Writing a data availability statement for your paper

Increasingly, journals require authors to include a data availability statement as part of their published paper. But what is it, and what should it include?

Like Comment

What is a data availability statement?

Your data availability statement is a short paragraph or two which tells readers how the data supporting the results reported in your paper can be accessed. 

What should the data availability statement include?

You don’t need to use a certain format or template to write a data availability statement. The statement should describe all of the data which underpin your article, and how and where they can be accessed. 

If your data are in a repository, you should include the name of the repository, hyperlinks and persistent identifiers for the datasets as part of your data availability statement.

You can also add information about any restrictions for data access. For example if your data cannot be shared openly to protect study participant privacy, then this can be explained in the data availability statement.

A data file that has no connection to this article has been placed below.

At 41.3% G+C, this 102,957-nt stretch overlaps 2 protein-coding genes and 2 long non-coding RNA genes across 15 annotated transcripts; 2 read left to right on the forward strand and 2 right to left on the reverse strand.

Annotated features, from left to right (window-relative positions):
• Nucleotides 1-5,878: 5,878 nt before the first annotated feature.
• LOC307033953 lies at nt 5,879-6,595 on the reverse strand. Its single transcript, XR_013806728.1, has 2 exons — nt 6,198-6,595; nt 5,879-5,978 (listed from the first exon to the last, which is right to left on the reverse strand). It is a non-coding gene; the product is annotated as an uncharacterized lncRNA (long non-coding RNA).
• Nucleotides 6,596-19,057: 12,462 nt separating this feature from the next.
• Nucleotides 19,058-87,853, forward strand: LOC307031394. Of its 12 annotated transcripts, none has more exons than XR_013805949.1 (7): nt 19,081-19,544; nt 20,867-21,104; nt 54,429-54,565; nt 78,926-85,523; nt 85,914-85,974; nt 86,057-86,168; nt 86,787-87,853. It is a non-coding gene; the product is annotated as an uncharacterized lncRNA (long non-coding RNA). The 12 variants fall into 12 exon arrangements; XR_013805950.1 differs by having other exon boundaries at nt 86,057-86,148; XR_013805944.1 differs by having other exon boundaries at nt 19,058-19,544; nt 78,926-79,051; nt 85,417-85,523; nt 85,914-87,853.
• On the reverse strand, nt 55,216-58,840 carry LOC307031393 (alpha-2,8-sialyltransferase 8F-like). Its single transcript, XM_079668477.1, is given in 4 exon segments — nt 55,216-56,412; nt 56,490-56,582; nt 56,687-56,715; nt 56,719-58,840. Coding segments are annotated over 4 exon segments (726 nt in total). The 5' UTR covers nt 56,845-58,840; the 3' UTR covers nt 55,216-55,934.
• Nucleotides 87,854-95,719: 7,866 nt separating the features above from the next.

See our data availability statement resource page for more information on writing data availability statements, and examples you can adapt for your own data.

Do you have a question about research data? 
Get free help and advice on sharing your research data: visit our research data help desk.

Photograph by Ashley Edwards on Unsplash.

Rebecca Grant

Research Data Manager, Springer Nature

I am Springer Nature's Research Data Manager, having previously worked as digital archivist at national public institutions and a national repository in Ireland. I have a background in the humanities, and I am currently undertaking a part-time PhD which is investigating the connections between archival science and research data management. My main areas of interest are in best practices and standards in data management, with a focus on digital preservation. I am also qualified in project management and Open Data training, and I will be contributing to training and guidance for authors and editors in the next year.

No comments yet.